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December 3, 2012

Graphic Design vs. Illustration

When I was a sophomore in college I found out I was accepted into both the Graphic Design program and the Illustration program.  The entire year I muddled over the difference between the two and no one could really give me a straight answer.  I do not regret my decision of being an Illustrator but I often think about what could have been.  Now that I am a graduate I believe I can comprehensively explain the difference between the two.  Hopefully this will help someone in the same situation I was in.

 

What is illustration?

In illustration you need to create work for a client.  However, the process is unimportant.  There is an artist out there (though I am unsure of his name) that would paint a layer, cover it in clear mailing tape, paint another layer, and so forth.  The product photographed well but it was not archival.  Illustration is not fine art by any means.  You give the client what they want such as editorials, book covers, spot illustrations, and children’s books.  It is a world where you need to create your own work on the side to keep yourself sane.  The market dictates your work and well, that’s just how it is.
I, personally, am fine with clients telling me what they want because I love to make people happy anyway I can.  I find it easier to create when someone is giving a direction and I can work with them towards their goal.  The biggest drawback to illustration is that there is no such thing as a full-time illustrator (and if there is I have yet to hear about it).  When you are an illustrator you are a freelancer.  Over time you create a list of clients where you know you will get work but it is a process.  If you are not willing to put forth the effort you may as well forget about illustration.  Illustrators are often graphic designers or have another job on the side.  As my professor always told us, “Marry someone with a full time job and benefits”.

 

What is Graphic Design?

My impression of Graphic Design is that you will create “identities” for people, organize, and create layouts.  You need to understand typography.  That doesn’t mean just working with a couple words, that can mean working with entire blocks of text.  You have to focus on legibility and how the reader will understand.  Hierarchy plays an important role though this whole process.  Although logos and other branding may appear simple, the process behind it can be painstaking.  Behind my logo were countless little doodles of what I should look like and how I want the world to perceive me.  Along with my logo I needed my letterhead, resume, website, and business cards to look cohesive.  In graphic design you need to be on your toes and pay a great attention to details that may go unnoticed to the consumer.  If you can create something that looks flawless and simple you’ve accomplished the task.  You make difficult tasks seem like a cakewalk.  All of this is what I have gathered though creating my own branding material and working with clients.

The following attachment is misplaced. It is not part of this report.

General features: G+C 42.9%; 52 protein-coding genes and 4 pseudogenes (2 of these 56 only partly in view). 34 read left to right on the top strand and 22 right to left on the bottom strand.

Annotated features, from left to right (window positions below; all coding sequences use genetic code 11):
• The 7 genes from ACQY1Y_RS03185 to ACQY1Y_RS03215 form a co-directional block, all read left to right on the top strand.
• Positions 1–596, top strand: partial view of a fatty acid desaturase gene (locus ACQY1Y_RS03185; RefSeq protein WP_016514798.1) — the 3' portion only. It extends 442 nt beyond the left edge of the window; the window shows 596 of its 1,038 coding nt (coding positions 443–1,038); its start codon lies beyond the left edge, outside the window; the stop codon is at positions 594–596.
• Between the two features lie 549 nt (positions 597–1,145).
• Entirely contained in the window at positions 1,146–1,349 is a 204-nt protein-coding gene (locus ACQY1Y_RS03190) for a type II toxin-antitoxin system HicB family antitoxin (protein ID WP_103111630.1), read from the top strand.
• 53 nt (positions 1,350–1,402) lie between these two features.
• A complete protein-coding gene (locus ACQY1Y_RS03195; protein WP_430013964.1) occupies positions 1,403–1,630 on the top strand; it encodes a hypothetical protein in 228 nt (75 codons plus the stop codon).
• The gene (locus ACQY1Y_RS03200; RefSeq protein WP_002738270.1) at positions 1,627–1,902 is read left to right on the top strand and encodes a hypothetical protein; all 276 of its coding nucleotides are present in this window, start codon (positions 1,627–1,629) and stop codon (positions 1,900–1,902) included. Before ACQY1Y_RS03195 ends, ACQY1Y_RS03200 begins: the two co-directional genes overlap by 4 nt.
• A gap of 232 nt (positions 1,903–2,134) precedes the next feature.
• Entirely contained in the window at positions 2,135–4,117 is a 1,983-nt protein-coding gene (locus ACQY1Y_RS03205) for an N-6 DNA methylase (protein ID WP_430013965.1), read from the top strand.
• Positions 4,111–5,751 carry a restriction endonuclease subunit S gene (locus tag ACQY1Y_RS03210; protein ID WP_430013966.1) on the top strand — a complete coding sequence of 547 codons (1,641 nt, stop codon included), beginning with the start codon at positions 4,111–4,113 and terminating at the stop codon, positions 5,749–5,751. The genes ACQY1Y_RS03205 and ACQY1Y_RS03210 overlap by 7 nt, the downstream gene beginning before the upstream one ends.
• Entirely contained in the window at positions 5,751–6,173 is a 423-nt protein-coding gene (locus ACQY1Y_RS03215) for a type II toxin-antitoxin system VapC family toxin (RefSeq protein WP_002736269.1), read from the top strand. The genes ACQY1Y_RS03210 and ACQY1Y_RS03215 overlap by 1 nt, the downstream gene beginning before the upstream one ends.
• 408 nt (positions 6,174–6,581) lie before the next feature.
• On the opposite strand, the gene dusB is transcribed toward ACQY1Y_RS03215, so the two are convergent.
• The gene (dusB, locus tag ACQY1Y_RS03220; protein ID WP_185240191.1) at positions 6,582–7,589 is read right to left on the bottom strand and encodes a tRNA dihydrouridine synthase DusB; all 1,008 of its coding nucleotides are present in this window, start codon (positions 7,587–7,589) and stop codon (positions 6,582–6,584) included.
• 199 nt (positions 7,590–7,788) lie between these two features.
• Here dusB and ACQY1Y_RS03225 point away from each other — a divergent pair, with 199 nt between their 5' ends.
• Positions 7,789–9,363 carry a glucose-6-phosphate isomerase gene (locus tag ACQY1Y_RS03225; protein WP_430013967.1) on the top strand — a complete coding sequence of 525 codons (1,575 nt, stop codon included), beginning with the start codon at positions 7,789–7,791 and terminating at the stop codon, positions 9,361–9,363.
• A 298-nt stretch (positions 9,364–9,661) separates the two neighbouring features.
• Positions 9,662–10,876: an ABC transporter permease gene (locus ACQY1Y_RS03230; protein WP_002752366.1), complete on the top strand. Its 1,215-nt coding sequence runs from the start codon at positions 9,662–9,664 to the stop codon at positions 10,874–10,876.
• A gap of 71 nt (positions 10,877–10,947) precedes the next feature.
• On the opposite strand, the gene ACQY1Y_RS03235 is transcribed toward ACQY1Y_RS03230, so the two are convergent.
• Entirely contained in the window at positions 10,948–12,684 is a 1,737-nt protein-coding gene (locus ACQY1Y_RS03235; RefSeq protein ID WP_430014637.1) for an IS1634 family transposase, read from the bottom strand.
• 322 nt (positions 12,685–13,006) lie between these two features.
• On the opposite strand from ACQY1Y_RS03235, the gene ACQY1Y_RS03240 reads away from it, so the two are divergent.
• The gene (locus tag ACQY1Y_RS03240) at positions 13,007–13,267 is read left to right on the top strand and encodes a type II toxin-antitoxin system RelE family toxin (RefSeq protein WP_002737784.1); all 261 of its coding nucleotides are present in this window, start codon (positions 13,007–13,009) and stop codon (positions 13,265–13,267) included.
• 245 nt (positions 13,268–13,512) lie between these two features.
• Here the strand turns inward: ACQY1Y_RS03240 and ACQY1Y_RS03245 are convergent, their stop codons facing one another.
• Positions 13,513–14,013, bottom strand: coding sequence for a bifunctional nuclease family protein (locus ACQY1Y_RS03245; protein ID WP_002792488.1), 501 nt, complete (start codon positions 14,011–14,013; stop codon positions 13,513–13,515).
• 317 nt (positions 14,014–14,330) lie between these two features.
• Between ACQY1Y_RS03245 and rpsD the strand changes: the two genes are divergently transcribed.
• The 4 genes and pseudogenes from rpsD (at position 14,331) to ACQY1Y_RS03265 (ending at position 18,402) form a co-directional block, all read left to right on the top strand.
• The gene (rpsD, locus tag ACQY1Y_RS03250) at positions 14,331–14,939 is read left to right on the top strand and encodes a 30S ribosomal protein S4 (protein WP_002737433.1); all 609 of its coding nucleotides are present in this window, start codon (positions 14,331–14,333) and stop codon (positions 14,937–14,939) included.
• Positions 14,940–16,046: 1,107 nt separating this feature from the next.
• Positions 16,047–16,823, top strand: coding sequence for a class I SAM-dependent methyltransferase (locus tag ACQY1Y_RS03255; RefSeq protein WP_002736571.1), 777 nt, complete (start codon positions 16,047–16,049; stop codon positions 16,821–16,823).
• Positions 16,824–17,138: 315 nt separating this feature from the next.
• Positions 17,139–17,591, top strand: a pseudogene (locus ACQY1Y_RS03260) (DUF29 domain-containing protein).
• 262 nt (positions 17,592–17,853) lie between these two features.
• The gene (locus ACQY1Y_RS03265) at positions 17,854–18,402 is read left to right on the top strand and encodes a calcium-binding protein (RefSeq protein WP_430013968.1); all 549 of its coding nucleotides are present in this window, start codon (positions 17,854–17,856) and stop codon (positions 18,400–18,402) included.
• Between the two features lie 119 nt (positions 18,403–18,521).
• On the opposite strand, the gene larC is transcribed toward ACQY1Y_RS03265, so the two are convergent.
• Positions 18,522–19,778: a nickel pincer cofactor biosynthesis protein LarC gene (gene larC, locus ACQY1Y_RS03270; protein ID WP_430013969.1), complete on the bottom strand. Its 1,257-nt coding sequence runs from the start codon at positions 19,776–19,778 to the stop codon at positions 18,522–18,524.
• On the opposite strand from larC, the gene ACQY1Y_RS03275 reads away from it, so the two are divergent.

What is the difference?

In Illustration I did not necessarily focus on creating a style, it is just something that developed over a long period of time (several years).  When creating an identity it felt as if I was more forced to focus on how my pieces blended together.  Does this look like it came from one person?  Yes.  Let’s move on.  When I work on graphics I always feel more stressed and have a need to make things perfect.  I have always felt like there is a secret rule-book no one is telling me about but I’m trying to figure out how to play the game.  If you are an illustrator you can be a graphic designer.  The two meld into each other but I think you need to be more conscious of what you are doing in Graphics.  Maybe this is because I have been doing illustration for longer and it comes easier to me.  I don’t think illustration is something you can learn in a year and I don’t think that is the case with graphics.  I do think it is easier to research graphic design than it is illustration.  I have books on type and layout but nothing pertaining to illustration.

 

I don’t know if that answered the question at hand… I certainly hope it did and hope it makes things more clear.

Comments

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  2. Mandy Purchase

    Hi,
    I am a current student at Birmingham City University studying Visual Communication (BA). I initially began with the intention of specialising in Illustration but I very much enjoy Graphic Design and now am torn between the two. In you opinion, would I be better following the course of Graphic Design or Illustration?
    I just feel that Graphic Design is more ‘now’ and what consumers want compared to illustration and if I study Graphic Design I can still incorporate illustration whereas if I follow illustration then this is more limiting and does not have the scope that Graphic Design does.

    I would be very grateful for any advice you can offer.

    Thank you.

    Mandy

    • The more I get into the field the further apart the two seem to be. If you are going to make money as an artist and you would like to make it easier on yourself then you should go into graphic design. I have talked to several illustrators and they said it was about a decade before they could freelance full time. That is, a decade of doing art fairs and promoting yourself as much as possible and networking. Neither one of them will promise the best job ever off the bat and it is a long process. The more people you know and the more you work on your craft, the better your chances are.

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